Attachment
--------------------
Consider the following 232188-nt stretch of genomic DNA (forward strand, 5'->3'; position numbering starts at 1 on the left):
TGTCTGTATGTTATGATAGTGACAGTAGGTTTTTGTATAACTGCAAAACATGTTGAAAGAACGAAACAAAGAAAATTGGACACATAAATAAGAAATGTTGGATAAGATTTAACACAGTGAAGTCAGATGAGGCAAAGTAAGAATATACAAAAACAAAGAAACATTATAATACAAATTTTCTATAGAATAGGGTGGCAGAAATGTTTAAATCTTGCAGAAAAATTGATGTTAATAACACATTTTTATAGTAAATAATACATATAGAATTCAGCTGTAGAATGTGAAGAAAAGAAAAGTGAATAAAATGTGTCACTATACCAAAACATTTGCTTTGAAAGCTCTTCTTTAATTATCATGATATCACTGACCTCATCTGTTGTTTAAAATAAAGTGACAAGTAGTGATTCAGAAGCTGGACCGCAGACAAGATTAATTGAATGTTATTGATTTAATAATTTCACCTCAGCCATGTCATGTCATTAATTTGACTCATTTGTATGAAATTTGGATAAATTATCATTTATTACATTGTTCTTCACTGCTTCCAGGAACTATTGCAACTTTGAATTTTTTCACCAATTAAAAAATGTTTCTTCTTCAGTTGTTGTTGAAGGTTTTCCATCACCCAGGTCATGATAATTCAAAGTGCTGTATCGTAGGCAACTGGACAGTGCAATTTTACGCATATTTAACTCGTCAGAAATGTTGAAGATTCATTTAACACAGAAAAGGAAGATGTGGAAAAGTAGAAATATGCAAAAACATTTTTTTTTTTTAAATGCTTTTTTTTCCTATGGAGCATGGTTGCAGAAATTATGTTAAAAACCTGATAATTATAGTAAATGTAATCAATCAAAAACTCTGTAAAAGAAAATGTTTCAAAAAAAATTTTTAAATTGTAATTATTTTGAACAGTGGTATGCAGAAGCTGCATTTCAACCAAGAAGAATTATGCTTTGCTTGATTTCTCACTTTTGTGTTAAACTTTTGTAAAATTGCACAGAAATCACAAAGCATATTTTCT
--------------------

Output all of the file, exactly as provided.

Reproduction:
Consider the following 232188-nt stretch of genomic DNA (forward strand, 5'->3'; position numbering starts at 1 on the left):
TGTCTGTATGTTATGATAGTGACAGTAGGTTTTTGTATAACTGCAAAACATGTTGAAAGAACGAAACAAAGAAAATTGGACACATAAATAAGAAATGTTGGATAAGATTTAACACAGTGAAGTCAGATGAGGCAAAGTAAGAATATACAAAAACAAAGAAACATTATAATACAAATTTTCTATAGAATAGGGTGGCAGAAATGTTTAAATCTTGCAGAAAAATTGATGTTAATAACACATTTTTATAGTAAATAATACATATAGAATTCAGCTGTAGAATGTGAAGAAAAGAAAAGTGAATAAAATGTGTCACTATACCAAAACATTTGCTTTGAAAGCTCTTCTTTAATTATCATGATATCACTGACCTCATCTGTTGTTTAAAATAAAGTGACAAGTAGTGATTCAGAAGCTGGACCGCAGACAAGATTAATTGAATGTTATTGATTTAATAATTTCACCTCAGCCATGTCATGTCATTAATTTGACTCATTTGTATGAAATTTGGATAAATTATCATTTATTACATTGTTCTTCACTGCTTCCAGGAACTATTGCAACTTTGAATTTTTTCACCAATTAAAAAATGTTTCTTCTTCAGTTGTTGTTGAAGGTTTTCCATCACCCAGGTCATGATAATTCAAAGTGCTGTATCGTAGGCAACTGGACAGTGCAATTTTACGCATATTTAACTCGTCAGAAATGTTGAAGATTCATTTAACACAGAAAAGGAAGATGTGGAAAAGTAGAAATATGCAAAAACATTTTTTTTTTTTAAATGCTTTTTTTTCCTATGGAGCATGGTTGCAGAAATTATGTTAAAAACCTGATAATTATAGTAAATGTAATCAATCAAAAACTCTGTAAAAGAAAATGTTTCAAAAAAAATTTTTAAATTGTAATTATTTTGAACAGTGGTATGCAGAAGCTGCATTTCAACCAAGAAGAATTATGCTTTGCTTGATTTCTCACTTTTGTGTTAAACTTTTGTAAAATTGCACAGAAATCACAAAGCATATTTTCT